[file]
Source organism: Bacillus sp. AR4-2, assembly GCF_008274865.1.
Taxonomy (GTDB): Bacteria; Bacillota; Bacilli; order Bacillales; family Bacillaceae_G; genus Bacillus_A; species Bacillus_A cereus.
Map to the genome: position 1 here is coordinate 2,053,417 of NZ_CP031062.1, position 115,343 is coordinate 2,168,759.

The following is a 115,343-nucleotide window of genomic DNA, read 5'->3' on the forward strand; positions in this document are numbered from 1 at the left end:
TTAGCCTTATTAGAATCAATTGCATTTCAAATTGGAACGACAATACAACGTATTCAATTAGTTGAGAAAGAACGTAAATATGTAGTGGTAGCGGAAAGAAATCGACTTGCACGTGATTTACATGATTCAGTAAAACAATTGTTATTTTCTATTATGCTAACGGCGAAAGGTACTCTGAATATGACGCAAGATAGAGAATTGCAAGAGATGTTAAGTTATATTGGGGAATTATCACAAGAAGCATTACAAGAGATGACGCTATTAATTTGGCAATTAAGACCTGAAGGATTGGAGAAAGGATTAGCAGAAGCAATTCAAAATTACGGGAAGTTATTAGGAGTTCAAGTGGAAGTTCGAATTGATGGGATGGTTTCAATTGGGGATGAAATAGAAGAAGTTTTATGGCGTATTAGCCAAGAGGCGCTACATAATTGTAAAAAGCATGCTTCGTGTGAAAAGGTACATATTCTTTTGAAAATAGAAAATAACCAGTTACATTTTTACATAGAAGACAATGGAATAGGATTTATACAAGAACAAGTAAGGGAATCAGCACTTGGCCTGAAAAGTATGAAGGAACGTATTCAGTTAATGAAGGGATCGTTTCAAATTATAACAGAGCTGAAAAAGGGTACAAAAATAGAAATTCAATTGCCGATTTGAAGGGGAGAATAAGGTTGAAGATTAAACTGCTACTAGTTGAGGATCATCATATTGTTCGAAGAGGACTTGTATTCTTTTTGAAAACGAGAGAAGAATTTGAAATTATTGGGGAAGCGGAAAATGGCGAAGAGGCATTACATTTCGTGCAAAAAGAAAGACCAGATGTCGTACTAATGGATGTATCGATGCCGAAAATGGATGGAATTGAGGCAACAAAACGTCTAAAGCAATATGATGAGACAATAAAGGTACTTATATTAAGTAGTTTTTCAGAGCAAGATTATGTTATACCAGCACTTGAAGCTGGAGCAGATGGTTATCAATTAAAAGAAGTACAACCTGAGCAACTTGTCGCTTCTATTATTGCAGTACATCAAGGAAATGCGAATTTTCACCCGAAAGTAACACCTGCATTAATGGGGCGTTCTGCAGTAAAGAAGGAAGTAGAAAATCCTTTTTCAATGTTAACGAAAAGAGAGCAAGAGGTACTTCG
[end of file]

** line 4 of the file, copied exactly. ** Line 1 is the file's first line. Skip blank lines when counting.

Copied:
The following is a 115,343-nucleotide window of genomic DNA, read 5'->3' on the forward strand; positions in this document are numbered from 1 at the left end: